Civil War, and in the following decades many had sought cheaper labor ad more efficient
geographical areas for manufacturing outside of New England.Now facing the depression, industry declined, boarding houses were closed,
mills shut down.The CorporationHospital
could no longer pay its way.
Saint Josephs Hospital
Beginning in 1927 and continuing through
1930, the Corporation made several unsuccessful attempts to sell the hospital to the
Franco-American Oblates, who had been petitioning the Archdiocese of Boston for a hospital
for their community.The Cardinal continually
refused to sanction the acquisition of the hospital because its purchase price of $85,000
(the hospitals deficit) was too high.
Undaunted, Father Louis Bachand, Pastor of
ST. Josephs Parish, was determined to acquire the hospital. With Joseph Legare
acting as a liaison between the Oblates and the Corporation and Arthur Eno handling the
legal aspects, ten days of negotiations ensued.As
a result, on November 1, 1930, the deed to the LowellCorporationHospital was transferred
to the Archdiocese of Boston and placed under the direction of the Oblates with the Grey
Nuns of the Cross of Ottawa acting as management.In
consideration of one dollar, it was given as a general hospital for the city of Lowell
with the stipulation that it continue its work unchanged.
As the LowellCorporationHospital, its
days had come to an end, but its accomplishments had not gone unnoticed.During its 99-year history, it had served over
2,000 patients and met the health needs of a rapidly growing community.Under its new name, Saint Josephs Hospital,
its broader role as a Catholic community hospital had just begun.
The first Superior of Saint Josephs
Hospital was Sr. St. Alphonse Rodriguez, who had been Superior of Notre Dame Hospital in Hawkesbury,
Ontario.On November 12, 1930, accompanied by
Sr. Jerome-Emilien and Sr. St. Simonne, Sr. Alphonse left the Mother House in Ottawa on a train, arrived in Lowell at , and received a warm reception at St. Josephs
Convent on Moody Street.
At the following morning, Sr.
Alphonse and Fr. Bachand visited the hospital where they were greeted coldly by the
superintendent of nurses, who did little to make them feel welcome.They were appalled at the disorder and neglect that
had befallen the hospital since the mid 1920s, when the corporations were no longer
able to support it.
Another cool reception was given by the
medical superintendent of the hospital, until Sr. Alphonse assured him they had no
intention of removing him from his position, but would like him to remain and assist them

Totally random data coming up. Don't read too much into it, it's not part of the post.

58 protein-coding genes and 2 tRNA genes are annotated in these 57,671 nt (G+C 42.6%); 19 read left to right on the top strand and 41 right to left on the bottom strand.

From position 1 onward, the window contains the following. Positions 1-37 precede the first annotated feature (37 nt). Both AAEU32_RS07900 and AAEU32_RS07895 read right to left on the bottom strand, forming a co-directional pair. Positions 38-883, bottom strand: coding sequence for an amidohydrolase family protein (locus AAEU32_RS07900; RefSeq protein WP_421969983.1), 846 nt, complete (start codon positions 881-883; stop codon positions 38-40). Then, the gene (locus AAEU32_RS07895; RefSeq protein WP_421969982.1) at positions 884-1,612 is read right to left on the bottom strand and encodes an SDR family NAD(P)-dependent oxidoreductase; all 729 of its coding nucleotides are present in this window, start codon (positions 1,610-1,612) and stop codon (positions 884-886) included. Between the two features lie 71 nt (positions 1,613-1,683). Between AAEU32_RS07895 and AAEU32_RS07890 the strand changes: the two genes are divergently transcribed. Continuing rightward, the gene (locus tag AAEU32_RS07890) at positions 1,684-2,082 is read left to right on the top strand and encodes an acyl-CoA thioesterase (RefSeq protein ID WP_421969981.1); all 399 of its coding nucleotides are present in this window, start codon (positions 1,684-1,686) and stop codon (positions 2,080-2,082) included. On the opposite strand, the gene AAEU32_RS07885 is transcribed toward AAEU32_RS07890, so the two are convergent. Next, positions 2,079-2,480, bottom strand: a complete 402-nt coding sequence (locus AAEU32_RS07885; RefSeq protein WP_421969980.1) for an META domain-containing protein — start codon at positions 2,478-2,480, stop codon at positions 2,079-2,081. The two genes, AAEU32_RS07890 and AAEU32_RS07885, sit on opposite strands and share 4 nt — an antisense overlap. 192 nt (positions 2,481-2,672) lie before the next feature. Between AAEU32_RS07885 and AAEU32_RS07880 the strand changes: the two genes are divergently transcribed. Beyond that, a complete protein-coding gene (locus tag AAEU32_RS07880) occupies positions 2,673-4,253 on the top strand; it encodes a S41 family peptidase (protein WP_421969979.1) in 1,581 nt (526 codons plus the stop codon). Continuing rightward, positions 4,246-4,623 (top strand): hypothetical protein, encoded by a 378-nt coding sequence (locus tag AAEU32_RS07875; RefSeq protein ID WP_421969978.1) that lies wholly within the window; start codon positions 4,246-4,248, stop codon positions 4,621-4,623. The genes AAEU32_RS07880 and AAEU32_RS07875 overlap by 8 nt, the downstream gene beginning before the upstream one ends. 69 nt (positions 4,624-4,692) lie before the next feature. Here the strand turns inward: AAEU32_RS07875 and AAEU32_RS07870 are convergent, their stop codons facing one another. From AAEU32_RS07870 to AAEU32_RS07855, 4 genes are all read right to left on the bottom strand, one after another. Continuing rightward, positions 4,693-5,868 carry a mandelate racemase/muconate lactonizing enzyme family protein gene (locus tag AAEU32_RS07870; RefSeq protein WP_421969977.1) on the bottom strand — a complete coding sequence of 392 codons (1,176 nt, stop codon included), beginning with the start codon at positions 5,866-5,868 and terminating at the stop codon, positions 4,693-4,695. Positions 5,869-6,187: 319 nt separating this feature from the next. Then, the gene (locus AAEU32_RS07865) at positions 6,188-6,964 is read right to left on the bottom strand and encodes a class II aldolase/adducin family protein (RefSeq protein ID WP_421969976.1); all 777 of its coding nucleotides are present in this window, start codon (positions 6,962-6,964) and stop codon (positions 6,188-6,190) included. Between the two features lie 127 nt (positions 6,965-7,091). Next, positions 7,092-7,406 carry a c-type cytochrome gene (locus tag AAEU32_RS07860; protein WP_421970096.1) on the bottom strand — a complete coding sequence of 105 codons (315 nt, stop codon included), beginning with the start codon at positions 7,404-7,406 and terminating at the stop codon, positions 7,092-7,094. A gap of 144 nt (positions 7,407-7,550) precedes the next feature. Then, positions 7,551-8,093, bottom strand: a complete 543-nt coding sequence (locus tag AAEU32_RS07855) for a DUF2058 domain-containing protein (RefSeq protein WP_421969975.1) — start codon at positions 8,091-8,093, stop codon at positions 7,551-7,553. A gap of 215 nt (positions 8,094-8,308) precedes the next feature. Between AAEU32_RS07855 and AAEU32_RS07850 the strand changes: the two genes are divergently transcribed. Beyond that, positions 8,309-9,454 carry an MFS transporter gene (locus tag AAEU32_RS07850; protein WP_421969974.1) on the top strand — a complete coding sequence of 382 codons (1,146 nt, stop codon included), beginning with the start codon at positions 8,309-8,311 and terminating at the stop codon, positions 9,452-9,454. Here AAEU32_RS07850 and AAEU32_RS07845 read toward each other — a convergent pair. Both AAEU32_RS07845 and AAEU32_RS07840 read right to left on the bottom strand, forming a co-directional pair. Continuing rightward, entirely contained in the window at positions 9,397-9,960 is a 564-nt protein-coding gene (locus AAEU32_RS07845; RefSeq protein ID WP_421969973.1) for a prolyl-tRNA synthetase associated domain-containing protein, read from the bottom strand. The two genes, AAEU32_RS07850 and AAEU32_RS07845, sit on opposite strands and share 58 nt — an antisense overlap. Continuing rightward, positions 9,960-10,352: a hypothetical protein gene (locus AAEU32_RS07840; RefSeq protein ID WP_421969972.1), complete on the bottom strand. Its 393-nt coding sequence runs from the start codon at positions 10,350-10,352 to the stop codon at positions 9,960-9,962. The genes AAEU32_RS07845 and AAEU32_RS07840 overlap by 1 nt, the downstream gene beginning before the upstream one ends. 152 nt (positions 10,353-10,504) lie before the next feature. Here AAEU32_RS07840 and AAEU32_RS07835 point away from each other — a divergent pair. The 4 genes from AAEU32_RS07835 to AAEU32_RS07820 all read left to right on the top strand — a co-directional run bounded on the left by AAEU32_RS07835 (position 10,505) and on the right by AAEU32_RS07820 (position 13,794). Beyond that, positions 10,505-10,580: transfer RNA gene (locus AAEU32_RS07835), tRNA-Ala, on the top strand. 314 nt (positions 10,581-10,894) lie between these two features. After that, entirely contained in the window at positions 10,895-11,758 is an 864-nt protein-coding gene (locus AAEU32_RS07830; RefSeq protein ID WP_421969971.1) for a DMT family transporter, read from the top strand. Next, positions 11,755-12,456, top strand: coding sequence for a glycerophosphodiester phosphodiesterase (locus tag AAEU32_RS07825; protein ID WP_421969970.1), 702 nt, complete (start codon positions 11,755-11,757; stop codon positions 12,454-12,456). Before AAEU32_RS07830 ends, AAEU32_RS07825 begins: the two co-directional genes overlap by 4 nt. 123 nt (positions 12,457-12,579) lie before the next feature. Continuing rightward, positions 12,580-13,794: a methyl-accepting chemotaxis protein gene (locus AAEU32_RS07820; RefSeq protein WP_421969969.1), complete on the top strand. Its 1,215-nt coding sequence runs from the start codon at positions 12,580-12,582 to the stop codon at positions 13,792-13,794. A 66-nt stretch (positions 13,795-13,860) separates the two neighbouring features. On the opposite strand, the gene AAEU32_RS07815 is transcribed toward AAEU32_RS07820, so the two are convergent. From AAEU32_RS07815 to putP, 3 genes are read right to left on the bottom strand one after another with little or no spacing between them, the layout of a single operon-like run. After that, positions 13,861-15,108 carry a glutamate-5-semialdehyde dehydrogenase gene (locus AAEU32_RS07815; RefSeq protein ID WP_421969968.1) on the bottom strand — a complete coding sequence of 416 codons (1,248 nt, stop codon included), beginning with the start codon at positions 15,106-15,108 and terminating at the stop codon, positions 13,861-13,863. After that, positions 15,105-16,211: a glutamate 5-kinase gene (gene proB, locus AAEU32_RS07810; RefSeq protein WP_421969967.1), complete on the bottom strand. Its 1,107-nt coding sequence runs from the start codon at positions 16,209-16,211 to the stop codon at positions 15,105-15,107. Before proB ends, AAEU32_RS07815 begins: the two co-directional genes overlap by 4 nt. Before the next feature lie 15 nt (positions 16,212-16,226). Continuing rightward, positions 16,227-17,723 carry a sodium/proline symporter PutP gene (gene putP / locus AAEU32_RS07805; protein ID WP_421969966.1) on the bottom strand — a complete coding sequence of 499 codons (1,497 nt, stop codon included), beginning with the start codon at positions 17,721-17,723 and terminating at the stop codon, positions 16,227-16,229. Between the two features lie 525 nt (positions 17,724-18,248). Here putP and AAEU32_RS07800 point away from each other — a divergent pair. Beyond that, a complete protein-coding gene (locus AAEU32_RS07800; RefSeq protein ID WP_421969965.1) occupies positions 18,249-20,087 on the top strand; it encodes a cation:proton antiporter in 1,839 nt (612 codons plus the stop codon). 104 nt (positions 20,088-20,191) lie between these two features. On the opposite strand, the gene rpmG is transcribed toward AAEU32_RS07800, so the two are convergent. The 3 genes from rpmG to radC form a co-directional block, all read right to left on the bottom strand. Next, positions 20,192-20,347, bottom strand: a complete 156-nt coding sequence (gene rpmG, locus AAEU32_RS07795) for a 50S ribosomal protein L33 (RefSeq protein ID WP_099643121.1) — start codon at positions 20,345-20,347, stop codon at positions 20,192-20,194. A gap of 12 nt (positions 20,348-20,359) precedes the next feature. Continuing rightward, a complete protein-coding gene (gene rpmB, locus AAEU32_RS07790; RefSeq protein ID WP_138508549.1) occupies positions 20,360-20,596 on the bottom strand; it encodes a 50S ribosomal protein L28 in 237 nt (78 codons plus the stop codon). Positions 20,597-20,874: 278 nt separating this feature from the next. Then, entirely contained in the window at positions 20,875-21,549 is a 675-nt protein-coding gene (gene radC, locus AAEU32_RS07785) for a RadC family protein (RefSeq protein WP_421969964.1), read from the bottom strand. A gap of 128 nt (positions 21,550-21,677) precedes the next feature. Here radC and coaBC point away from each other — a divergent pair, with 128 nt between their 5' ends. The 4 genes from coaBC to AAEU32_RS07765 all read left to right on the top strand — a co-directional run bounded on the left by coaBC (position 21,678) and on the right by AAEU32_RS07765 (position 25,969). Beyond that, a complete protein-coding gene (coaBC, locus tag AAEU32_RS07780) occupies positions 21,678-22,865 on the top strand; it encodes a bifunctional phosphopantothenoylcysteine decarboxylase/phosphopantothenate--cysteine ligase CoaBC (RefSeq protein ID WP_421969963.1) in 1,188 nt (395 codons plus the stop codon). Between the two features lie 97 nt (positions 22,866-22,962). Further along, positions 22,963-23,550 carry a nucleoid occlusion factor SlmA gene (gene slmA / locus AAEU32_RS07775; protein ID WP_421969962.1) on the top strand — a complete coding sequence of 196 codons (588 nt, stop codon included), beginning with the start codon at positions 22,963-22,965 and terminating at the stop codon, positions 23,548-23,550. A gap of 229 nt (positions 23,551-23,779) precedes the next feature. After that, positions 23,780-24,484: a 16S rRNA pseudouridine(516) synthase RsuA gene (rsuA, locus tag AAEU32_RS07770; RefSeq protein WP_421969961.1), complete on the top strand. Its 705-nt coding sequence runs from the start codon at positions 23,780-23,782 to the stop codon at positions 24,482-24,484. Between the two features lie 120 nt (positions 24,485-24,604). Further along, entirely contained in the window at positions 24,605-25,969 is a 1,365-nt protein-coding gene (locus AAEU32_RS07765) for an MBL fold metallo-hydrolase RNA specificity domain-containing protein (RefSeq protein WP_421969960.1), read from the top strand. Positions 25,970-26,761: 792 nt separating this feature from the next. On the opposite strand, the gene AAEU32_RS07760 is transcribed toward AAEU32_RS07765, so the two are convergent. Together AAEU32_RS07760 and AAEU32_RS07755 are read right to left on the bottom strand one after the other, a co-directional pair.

in the transition.She thus obtained his
cooperation and loyalty.
On November 15th, St. Alphonse
met with all the graduate nurses and students to assure them that they were to be retained
in their positions.The superintendent of
nurses had recommended that they leave because the Sisters did not want them; and they
were please to know this was not the case.They
were also assured by Sr. Alphonse that Saint Josephs was an institution
devoted to relieve the suffering of the humanity regardless of nationality or creed.
Having secured the cooperation of the
hospital superintendent and nursing staff, Sr. Alphonse and her staff set about the
arduous work of cleaning, painting, and revitalizing the deteriorated hospital.
Under Sister Alphonses prudent
direction, economies were practiced diligently.Note
was taken of food left unconsumed as well as consumed by the patients, the better to plan
menus.Electric lights of unneeded strength
were replaced with smaller bulbs to conserve energy expense.Free bricks from a torn-down mill building were used to build a boiler
plant.Cleaning, painting, and a general
face-lifting of the facility were done during the first weeks.Thanks to the untiring devotion of the Sisters,
marvels were accomplished in a short time.
The Hospital was blessed by William
Cardinal OConnell and renamed Saint Josephs Hospital at a ceremony on
Thanksgiving Day, November 27, 1930.Community
leaders and Church members were enthusiastic and generous in their response to fund
raising efforts on behalf of the new Saint Josephs Hospital.
In a report titled:Sincerity-Simplicity-Service covering
the Hospitals first full year of operation, the following statistics were recorded:
Also significant in first-year statistics,
and consistent with Christian charity, were:
6,743meals given to the poor 10,339out-patient treatments at hospital
expense 526 operations
performed at no expense to the patients
The report placed a dollar value of over
$57,000 as the cost of providing these charities!
Other first year accomplishments included a myriad of activities involving
renovating and repairing the building exterior, as well as constructing an addition to the
main building and beautifying the grounds.
[Editors Note:Also in 1989, the hospital undertook a major
building and renovation program which included a state-of-the art Intensive/Cardiac Care
Unit, the most modern in the area.Upon
completion this new unit was named after Sr. Yvette Thibaudeau, S.C.O.In 1942 Sr. Thibaudeau graduated from the
hospitals School of Nursing.She then
entered the order of the Grey Nuns of the Cross (Sisters of Charity of Ottawa), continued
her studies and served as a nursing supervisor in Ottawa before returning to Saint
Josephs Hospital in 1954 as assistant administrator.She retired as administrator, the post she had held since 1964, in 1989 but
continued her involvement by overseeing the new building project.
In 1992, Saint Josephs Hospital and St.
JohnsHospital, both in Lowell merged to become Saints Memorial Medical Center.For more information go to: